5 May, 2020
‘Old age comes not alone,’ my father used to say. Well, many things come with old age, of course, but, paradoxically, one of the hardest to bear is not an addition but a loss. One of the worst aspects of old age is loneliness. We need company all through our life but we need it most when we are old.
Dr Johnson said, “A man should keep his friendship in good repair.” I take this to mean not only keeping up with those friends we have but also making new ones, and these will probably be younger, which is no bad thing. It is not easy. Friends move away to be nearer their children, who have moved away long before. When you retire, you lose the company of colleagues, clients and customers. You are no longer so keen to jump in the car and drive to see a friend for an hour or so.
I have just watched an unusual video. The presenter interviews some pairs of friends and asks them how often they manage to see each other. It may be once a week, a couple of times a month, each summer or every Christmas. It may even be less than that. Then he asks their ages and finally, on the basis of average life expectancy, worked out how much more time they would probably spend together. The results were periods of a few hours, two and a half days, a week and so on. The conclusion is a little melancholy but the point was made. We should make the effort to see more of our friends. Yes, we should keep our friendship in good repair.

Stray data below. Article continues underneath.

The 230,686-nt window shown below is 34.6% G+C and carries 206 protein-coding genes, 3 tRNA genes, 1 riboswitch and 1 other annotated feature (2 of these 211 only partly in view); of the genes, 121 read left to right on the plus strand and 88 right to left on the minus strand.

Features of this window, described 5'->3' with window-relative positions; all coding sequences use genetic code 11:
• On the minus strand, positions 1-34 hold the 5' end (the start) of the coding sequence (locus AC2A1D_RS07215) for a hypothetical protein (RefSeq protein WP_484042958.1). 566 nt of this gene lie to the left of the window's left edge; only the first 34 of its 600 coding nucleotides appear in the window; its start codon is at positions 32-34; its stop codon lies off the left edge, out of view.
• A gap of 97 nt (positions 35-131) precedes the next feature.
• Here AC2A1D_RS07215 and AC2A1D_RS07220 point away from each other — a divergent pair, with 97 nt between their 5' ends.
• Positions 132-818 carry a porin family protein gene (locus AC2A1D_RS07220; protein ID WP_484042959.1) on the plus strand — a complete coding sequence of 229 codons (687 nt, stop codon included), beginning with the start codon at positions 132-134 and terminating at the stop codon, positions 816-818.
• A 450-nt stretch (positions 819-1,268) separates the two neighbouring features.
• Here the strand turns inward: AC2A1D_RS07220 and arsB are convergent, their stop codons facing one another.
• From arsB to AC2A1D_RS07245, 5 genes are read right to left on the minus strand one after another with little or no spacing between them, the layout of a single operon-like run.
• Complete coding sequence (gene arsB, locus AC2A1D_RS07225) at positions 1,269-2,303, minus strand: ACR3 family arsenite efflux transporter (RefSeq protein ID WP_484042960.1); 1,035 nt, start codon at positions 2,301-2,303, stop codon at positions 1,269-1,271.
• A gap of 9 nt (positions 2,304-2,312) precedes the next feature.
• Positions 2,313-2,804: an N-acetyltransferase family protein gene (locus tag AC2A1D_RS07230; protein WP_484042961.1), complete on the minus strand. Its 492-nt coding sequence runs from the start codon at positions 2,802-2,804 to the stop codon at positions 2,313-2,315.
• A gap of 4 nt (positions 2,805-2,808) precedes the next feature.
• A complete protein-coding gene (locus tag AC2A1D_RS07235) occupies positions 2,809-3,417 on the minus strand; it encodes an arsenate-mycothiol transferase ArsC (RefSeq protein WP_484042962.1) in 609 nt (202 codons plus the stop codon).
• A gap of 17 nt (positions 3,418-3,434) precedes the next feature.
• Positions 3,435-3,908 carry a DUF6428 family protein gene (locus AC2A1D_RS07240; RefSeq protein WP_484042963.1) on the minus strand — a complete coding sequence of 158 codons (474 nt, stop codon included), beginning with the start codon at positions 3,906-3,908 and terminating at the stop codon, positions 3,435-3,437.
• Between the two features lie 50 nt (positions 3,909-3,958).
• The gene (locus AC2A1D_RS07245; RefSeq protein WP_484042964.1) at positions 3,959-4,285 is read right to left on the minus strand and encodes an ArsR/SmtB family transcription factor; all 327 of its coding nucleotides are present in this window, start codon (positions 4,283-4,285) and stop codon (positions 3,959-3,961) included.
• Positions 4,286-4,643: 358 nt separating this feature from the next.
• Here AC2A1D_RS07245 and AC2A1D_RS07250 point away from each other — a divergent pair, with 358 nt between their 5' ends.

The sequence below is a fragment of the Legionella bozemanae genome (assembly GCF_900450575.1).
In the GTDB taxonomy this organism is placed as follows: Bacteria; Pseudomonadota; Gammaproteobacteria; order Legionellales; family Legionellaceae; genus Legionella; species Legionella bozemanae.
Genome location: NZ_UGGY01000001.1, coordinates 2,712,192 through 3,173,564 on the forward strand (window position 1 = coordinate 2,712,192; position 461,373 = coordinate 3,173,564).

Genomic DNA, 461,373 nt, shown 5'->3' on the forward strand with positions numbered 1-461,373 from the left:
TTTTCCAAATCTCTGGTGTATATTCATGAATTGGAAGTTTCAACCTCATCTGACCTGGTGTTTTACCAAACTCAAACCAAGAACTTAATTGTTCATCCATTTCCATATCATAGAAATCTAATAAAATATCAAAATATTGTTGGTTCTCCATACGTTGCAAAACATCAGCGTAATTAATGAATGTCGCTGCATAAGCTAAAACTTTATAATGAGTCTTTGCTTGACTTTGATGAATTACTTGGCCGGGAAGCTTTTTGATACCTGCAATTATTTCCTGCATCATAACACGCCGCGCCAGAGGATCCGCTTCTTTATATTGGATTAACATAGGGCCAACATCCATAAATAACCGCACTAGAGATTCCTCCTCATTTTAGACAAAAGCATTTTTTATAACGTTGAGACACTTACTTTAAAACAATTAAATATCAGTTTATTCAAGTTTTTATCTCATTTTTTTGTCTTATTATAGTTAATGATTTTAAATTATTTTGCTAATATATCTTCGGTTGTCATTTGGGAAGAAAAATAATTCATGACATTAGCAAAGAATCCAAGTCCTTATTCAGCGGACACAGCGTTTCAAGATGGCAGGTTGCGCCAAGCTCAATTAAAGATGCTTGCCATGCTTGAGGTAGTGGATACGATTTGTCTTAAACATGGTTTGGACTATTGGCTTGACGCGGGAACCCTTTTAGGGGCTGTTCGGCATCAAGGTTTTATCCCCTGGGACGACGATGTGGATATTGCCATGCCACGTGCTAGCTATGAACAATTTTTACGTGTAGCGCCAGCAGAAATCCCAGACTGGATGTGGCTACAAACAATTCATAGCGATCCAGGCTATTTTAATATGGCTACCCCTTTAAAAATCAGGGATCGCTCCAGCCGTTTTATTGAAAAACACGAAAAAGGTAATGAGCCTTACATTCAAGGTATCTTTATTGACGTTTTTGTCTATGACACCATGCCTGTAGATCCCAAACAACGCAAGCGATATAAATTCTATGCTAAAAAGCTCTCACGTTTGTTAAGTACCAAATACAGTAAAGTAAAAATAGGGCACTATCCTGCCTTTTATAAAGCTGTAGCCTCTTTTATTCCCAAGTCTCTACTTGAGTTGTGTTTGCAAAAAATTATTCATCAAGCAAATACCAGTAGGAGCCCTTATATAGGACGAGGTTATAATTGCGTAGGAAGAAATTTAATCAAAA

The pandemic has changed our lives. Now many people are working alone at home. This is often the only solution but it will probably continue in some form when the Covid restrictions are over and the pandemic finally withdraws into the past. Well, this saves all the commuting and traffic jams which meant that some of us knew the insides of our cars better than the inside of our homes. But I hope this lonely way of working does not take over our lives. The chat of the workplace matters. Being with workmates matters. The companionship of work is important. So is being able to switch off from work when at home. Wasn’t it the Belgian painter, Magritte, who put on a suit every morning and walked round the block till he arrived home again, changed into old clothes and started to work in his studio there? We must separate work and home. Magritte’s solution wasn’t much but it was something.
What can beat watching football matches together? Perhaps in a pub or at home with some friends and a few beers. There is a world of difference between watching a match on your own clutching a lonely beer can and watching it in the company of your friends.
So keep your friendship in good repair. We need our friends now and we will need them later on, and they will need us too.